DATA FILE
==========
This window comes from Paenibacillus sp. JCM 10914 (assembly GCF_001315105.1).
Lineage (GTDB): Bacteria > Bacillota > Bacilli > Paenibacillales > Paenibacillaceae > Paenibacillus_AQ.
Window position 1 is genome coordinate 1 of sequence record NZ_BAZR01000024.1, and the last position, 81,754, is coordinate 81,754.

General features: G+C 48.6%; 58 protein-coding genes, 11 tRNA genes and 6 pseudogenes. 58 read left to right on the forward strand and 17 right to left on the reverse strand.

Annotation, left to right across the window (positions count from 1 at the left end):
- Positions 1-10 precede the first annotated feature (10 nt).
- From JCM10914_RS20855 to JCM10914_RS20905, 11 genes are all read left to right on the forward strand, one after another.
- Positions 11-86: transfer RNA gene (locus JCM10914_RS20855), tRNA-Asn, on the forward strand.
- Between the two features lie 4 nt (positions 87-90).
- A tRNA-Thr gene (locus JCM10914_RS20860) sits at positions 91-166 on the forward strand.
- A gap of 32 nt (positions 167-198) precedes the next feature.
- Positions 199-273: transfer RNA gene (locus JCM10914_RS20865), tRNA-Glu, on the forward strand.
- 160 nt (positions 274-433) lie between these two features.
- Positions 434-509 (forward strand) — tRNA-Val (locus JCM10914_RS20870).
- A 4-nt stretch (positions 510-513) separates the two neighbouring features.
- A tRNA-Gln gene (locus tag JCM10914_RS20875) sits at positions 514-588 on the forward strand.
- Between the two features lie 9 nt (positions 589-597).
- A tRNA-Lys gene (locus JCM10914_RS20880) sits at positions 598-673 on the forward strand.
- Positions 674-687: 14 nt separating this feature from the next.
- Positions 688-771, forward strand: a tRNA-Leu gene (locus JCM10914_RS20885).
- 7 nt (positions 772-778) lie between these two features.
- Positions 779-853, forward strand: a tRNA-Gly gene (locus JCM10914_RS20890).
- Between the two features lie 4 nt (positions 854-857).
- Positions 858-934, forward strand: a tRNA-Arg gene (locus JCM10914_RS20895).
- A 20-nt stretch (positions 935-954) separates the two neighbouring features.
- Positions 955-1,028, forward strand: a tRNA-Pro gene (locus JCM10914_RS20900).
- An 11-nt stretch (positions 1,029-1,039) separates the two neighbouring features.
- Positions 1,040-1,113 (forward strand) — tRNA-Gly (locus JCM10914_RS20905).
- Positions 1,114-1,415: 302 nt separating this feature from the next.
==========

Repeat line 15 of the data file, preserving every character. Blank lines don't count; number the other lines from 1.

- A 4-nt stretch (positions 510-513) separates the two neighbouring features.